dc.description.abstract<table><tr><td colspan="2" class="item-title">Oral Mucositis Assessment for Pediatric and Adult Ambulatory Care and Inpatients: An Evidence-Based Approach</td></tr><tr class="item-sponsor"><td class="label">Conference Sponsor:</td><td class="value">Midwest Nursing Research Society</td></tr><tr class="item-year"><td class="label">Conference Year:</td><td class="value">2009</td></tr><tr class="item-author"><td class="label">Author:</td><td class="value">Cullen, Laura, MA, RN</td></tr><tr class="item-institute"><td class="label">P.I. Institution Name:</td><td class="value">University of Iowa Hospitals and Clinics</td></tr><tr class="item-address"><td class="label">Contact Address:</td><td class="value">200 Hawkins Dr., Iowa City, IA, 52242, USA</td></tr><tr class="item-phone"><td class="label">Contact Telephone:</td><td class="value">319-384-9144</td></tr><tr class="item-email"><td class="label">Email:</td><td class="value">laura-cullen@uiowa.edu</td></tr><tr class="item-co-authors"><td class="label">Co-Authors:</td><td class="value">L. Cullen, Nursing Research, Quality and Outcomes Management, University of Iowa Hospitals and Clinics, Iowa City, IA;</td></tr><tr><td colspan="2" class="item-abstract">The program goal is for evidence-based prevention and treatment of oral mucositis for all oncology patients seen in our organization. The first step is implementation of an evidence-based oral assessment for adult and pediatric patients. Oral mucositis is a frequent side effect of cancer therapy (Avritscher et al., 2006; Brown et al., 2004; Dodd, 2004; Epstein, 2004; Fulton et al., 2002) and leads to delayed treatment, reduced treatment dosage, altered nutrition, dehydration, infections, xerostomia, pain and higher costs (Brown et al., 2004; Sonis et al., 2004) and is the most distressing side effect (Jaroneski, 2006). And 67% of oncology nurses are unaware of available guidelines (McGuire et al., 2005). Use of an evidence-based oral health assessment is the first step in a comprehensive program for prevention and treatment (Jaroneski, 2006). The Oral Assessment Guide (OAG) has good reliability, validity, feasibility and sensitivity and was chosen for use (Eilers, 2004). The OAG was piloted on Adult Leukemia and Bone Marrow Transplant (ALBMT) in 9/06. Feedback led to adapting the OAG for use. Pilot evaluation (8/23 or 35% response) showed staff can identify at risk patients (3.3, 1-4 scale) and identify mucosal changes (2.9, 1-4 scale). Only 8 patients were diagnosed with oral mucositis by hospital billing, ICD-9 code 528.01-oral mucositis, from 10/06 through 7/07, which will be followed. Hospital-wide roll out occurred in 10/07. Nursing assessment was evaluated in 7/08 and is documented 87% of the time, and 99% for inpatients. Pediatric and adult BMT patients have the worst mucositis on day 10. Head and neck radiation patients are at highest risk (Avritscher et.al., 2004; Brown et al., 2004) and 88% of audited visits had documentation. Other clinics require further work on documentation. Use of an evidence-based assessment is the first step in a comprehensive program to reduce a common and highly distressing side effect of cancer treatment. Nursing documentation of oral assessment is well integrated into practice for inpatients. Opportunities for improvement remain in ambulatory care. Multidisciplinary team collaborations to expand evidence-based prevention and treatment and research questions generated from this work will be shared.</td></tr></table>en_GB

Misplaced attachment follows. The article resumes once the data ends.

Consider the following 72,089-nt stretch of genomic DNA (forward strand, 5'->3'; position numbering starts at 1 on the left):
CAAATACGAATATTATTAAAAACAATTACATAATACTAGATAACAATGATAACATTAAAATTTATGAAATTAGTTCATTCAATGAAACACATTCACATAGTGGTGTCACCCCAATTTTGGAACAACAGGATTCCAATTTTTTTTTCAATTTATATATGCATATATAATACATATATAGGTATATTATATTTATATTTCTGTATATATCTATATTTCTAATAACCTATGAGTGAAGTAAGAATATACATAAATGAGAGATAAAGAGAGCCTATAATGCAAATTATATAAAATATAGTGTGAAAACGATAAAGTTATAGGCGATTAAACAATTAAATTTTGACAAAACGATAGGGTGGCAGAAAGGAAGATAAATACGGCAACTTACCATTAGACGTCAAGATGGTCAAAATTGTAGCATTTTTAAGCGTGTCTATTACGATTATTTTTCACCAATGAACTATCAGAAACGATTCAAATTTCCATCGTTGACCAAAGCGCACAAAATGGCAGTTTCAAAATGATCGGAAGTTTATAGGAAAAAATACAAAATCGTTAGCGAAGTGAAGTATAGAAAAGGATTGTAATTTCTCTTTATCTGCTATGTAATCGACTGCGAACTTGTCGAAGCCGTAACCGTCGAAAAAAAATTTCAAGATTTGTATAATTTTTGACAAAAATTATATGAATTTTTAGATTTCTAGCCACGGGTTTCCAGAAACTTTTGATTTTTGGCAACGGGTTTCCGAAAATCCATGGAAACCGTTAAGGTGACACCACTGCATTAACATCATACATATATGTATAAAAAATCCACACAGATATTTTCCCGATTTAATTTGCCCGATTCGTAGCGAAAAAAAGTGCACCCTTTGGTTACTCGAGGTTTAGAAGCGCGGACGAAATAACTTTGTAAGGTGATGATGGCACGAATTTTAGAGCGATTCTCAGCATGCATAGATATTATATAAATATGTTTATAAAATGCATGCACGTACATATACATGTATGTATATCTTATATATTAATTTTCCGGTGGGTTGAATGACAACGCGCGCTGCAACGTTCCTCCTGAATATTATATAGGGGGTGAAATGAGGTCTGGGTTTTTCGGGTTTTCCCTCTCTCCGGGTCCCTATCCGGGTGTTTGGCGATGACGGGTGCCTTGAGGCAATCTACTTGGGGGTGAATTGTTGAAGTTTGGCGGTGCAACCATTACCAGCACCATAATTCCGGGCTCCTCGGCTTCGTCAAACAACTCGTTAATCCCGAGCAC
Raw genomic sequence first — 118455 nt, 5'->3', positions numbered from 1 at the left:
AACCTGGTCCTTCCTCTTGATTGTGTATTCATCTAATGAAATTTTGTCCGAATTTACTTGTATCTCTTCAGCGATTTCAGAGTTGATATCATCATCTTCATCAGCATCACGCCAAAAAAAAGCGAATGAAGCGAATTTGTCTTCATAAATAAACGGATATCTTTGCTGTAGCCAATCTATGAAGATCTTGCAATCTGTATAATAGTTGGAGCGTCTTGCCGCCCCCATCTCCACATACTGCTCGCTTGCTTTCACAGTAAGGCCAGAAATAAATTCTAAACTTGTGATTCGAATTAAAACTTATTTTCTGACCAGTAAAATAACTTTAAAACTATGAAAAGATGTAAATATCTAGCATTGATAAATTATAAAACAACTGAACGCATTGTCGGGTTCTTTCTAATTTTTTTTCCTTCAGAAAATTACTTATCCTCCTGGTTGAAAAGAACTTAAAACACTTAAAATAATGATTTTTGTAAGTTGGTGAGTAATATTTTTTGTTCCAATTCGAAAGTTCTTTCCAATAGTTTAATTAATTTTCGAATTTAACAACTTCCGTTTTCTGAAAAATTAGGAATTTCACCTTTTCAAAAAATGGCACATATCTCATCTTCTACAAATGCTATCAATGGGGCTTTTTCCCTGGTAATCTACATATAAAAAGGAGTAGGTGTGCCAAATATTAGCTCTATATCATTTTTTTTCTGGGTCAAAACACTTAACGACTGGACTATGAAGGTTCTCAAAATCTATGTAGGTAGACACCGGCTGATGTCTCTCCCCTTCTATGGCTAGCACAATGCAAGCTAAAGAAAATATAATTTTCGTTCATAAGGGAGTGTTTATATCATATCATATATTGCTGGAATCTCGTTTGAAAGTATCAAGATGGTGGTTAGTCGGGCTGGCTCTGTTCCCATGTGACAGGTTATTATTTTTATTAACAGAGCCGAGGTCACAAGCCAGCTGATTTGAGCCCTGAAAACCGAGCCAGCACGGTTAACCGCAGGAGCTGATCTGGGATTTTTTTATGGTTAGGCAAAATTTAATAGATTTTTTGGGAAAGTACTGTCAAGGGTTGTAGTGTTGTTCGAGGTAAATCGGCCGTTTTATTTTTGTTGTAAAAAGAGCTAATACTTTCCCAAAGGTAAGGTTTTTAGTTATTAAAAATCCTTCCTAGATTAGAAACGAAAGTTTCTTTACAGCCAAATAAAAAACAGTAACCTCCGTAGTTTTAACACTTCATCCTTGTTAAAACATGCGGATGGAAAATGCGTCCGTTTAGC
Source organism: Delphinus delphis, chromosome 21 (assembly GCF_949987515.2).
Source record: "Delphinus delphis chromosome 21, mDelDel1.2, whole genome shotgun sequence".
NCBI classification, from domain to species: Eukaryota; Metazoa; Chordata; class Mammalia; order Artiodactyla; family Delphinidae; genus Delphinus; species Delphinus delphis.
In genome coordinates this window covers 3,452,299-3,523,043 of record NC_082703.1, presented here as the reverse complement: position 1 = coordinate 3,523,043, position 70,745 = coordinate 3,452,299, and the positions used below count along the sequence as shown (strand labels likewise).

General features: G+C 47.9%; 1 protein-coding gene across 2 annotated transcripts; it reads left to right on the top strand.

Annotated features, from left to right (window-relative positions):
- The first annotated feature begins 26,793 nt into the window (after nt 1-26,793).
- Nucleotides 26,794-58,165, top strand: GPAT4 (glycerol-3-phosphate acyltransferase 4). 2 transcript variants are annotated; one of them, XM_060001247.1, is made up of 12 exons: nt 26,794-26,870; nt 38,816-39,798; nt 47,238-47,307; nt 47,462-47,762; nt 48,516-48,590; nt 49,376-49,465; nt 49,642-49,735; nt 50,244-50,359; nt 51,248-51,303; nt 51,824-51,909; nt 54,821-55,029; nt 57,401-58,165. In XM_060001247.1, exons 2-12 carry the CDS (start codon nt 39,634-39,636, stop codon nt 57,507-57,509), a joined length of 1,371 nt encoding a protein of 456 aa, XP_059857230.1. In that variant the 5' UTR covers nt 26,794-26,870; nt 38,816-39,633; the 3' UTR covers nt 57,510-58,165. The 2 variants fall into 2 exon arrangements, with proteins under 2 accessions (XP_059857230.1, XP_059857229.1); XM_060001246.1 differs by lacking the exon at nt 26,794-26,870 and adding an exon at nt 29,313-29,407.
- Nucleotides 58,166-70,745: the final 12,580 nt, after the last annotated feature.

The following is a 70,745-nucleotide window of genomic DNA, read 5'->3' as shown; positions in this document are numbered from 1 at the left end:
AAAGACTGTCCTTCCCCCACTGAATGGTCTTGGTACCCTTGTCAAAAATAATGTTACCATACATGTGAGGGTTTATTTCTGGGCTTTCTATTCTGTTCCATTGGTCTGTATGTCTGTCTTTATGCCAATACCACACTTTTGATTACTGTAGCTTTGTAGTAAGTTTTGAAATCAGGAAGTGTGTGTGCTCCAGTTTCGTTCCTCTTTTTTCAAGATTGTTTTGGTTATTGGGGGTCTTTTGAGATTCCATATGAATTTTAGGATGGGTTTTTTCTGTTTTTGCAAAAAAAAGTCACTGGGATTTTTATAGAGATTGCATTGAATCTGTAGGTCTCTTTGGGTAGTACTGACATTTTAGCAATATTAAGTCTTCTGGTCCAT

dc.date.available2011-10-26T22:17:30Z-
dc.date.issued2011-10-17en_GB
dc.date.accessioned2011-10-26T22:17:30Z-
dc.description.sponsorshipMidwest Nursing Research Societyen_GB